Magnus Carlsen’s Lawyers Call Hans Niemann’s Lawsuit A Big Dumb Publicity Stunt
4:09 PM EST on December 5, 2022
Neither party in the Hans Niemann–Magnus Carlsen blood feud has issued a public comment on the other for almost two months now, which, while a disappointing development for those who enjoy the bombast of Niemann or the steady, understated play and manner of Carlsen, is probably the prudent move when the affair has resulted in a $100 million lawsuit. This all began after Carlsen walked out of a tournament after losing to Niemann, then kicked into high gear when Carlsen finally accused him of cheating. Niemann filed his suit in mid-October shortly after hard cheating allegations were made, alleging that Carlsen, Chess.com, and Hikaru Nakamura inflicted "devastating damages" on his "reputation, career, and life by egregiously defaming him and unlawfully colluding to blacklist him from the profession to which he has dedicated his life."
In responses filed Friday, lawyers for both Carlsen and Chess.com asked that the suit be dismissed, with Carlsen's lawyers alleging that Niemann "wants to cash in by blaming others for the fallout from his own admitted misconduct." Chess.com's legal team, meanwhile, was a bit ruder in the opening paragraph of their motion to dismiss. Niemann "openly pronounced that his 'lawsuit speaks for itself,'" they wrote. "He is right. It is so plainly without merit that it could have been brought only as a public relations stunt." Both filings seek to make the same two points: Niemann has failed to meet the legal standard of proof for slander, libel, and tortious interference, and, most crucially, Niemann has undermined his entire case by admitting to cheating.
Niemann's suit spends a good deal of time on the Chess.com dossier that the platform released in October, a dossier that detailed his history of cheating on their website but also dedicated itself to speculating on Niemann's over-the-board record. That discrepancy was of great concern to Niemann's lawyers, who also noted that Chess.com was in the midst of an $83 million acquisition of Magnus Carlsen's Play Magnus group. Chess.com's filing points out that Niemann's suit only insinuates collusion between the two entities, while failing to present any evidence. They also note that his libel case falls apart because he's a public figure, ironically, a role that brought him into association with Play Magnus.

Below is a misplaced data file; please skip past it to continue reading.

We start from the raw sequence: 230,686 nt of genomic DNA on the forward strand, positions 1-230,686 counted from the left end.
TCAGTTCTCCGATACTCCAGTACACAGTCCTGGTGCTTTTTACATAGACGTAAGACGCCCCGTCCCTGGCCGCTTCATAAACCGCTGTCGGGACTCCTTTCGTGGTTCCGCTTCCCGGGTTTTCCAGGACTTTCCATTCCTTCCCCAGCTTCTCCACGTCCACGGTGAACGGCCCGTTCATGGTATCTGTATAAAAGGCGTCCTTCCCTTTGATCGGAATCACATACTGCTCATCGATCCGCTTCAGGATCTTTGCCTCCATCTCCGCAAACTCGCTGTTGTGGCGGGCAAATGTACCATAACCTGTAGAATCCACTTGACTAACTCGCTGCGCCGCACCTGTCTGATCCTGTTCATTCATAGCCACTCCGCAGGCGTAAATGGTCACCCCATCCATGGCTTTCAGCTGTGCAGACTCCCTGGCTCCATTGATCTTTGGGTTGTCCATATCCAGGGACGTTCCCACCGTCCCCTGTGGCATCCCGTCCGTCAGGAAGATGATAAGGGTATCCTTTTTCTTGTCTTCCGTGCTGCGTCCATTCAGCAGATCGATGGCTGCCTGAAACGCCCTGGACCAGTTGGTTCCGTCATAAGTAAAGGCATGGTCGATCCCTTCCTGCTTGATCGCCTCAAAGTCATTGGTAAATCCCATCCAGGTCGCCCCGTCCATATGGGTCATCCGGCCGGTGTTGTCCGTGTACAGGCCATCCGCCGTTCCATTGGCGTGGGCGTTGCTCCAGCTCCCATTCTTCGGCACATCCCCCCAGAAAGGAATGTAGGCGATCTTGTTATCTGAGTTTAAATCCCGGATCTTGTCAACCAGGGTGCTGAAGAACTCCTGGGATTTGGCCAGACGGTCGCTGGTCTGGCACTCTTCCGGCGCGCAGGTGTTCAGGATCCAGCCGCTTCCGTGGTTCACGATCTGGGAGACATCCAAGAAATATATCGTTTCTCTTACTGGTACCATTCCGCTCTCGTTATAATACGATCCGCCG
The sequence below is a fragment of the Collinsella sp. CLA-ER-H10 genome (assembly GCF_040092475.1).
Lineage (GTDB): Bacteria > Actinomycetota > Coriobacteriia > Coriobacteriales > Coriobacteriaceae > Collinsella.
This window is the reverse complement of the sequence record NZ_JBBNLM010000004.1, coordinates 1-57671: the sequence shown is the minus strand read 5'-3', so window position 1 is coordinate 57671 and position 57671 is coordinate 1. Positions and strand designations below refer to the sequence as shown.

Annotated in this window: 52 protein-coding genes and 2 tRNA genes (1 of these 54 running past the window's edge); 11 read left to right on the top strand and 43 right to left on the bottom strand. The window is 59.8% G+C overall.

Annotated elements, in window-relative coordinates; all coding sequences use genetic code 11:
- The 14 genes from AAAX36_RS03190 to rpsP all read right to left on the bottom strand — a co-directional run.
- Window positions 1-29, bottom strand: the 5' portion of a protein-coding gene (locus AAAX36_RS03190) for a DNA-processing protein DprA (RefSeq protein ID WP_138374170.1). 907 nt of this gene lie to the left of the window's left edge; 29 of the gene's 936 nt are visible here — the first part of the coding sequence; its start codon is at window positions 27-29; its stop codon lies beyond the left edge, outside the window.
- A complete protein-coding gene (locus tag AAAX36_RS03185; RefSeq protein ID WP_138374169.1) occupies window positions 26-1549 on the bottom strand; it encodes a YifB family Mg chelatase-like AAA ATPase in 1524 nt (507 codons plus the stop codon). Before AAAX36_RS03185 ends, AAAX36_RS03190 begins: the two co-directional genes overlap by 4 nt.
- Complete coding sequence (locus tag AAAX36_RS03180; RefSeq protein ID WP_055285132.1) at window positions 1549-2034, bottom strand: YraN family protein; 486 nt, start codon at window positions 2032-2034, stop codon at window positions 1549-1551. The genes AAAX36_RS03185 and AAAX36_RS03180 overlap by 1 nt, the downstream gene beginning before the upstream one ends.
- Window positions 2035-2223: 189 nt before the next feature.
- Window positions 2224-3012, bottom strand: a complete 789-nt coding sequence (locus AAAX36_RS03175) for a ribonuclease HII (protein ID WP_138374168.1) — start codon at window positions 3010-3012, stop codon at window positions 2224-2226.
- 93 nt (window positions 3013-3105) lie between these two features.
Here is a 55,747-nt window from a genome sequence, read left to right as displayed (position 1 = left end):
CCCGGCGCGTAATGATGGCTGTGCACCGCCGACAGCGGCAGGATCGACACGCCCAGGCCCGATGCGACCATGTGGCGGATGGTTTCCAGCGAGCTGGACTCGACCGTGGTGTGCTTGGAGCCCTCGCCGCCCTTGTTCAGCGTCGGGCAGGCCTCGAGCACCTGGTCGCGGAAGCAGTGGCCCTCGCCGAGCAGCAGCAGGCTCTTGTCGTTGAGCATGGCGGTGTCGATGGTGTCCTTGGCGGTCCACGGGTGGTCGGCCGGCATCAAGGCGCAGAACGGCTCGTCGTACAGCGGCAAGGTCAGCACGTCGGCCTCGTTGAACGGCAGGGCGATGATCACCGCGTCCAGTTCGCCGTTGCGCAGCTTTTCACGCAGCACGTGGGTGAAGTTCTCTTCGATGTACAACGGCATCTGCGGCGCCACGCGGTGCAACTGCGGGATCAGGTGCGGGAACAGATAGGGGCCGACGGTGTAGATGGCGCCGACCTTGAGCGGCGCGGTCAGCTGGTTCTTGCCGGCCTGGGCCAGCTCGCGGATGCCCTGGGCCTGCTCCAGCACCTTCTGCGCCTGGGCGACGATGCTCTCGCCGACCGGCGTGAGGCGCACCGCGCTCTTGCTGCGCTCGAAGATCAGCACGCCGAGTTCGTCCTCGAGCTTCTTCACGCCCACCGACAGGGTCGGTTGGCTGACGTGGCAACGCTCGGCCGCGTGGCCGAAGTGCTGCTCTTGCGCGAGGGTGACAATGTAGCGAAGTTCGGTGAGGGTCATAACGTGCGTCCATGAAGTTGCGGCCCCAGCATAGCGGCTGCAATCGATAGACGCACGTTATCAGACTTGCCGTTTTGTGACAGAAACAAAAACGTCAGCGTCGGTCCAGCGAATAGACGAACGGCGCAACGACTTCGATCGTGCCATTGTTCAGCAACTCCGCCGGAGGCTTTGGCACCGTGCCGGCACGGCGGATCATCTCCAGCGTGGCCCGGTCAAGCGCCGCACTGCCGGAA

Indeed, Niemann alleges that he was "proudly touted" as a "brand ambassador" for Play Magnus—"an incredibly lucrative global brand and online chess company." He not only "travel[ed] the world to compete" in these tournaments but was paid to do so, raking in thousands of dollars in "appearance fees."Chess.com
Niemann's lawsuit downplayed all of the cheating accusations against him, writing them off as the small-time, extremely occasional actions of a child in non-tournament play trying to raise his ranking so he could play better opponents. He notably failed to address any of the detailed revelations from Chess.com's report, and the site and Carlsen both reiterate that everything that's happened to Niemann has been the result of his own reputation as a cheater. Niemann's complaint "leaves no doubt that his history of known misconduct is the reason that top-ranked chess players and tournament organizers question the integrity of his play," Carlsen's lawyers wrote. They later characterized the suit as "a series of grievances in search of a legal theory."
"Hans beat Magnus fairly. The way he was treated was not," Niemann's lawyers told the Wall Street Journal. "Hans is a winner on and off the board. We are confident his greatest victories are yet to come."
The uncertainty at the heart of this scandal remains unresolved, and likely will stay that way. There is probably no way of knowing whether or not Niemann cheated against Carlsen, no matter how much circumstantial evidence there is. It does seem clear that Niemann did cheat on Chess.com, though that is not the same as cheating in big-time tournaments, and I am no legal expert but it seems like Niemann's lawsuit is what the defendants allege it is: a nothingburger. FIDE, chess' governing body, is conducting an investigation of its own, so maybe that'll give us some answers whenever it drops.
Stay in touch
Sign up for our free newsletter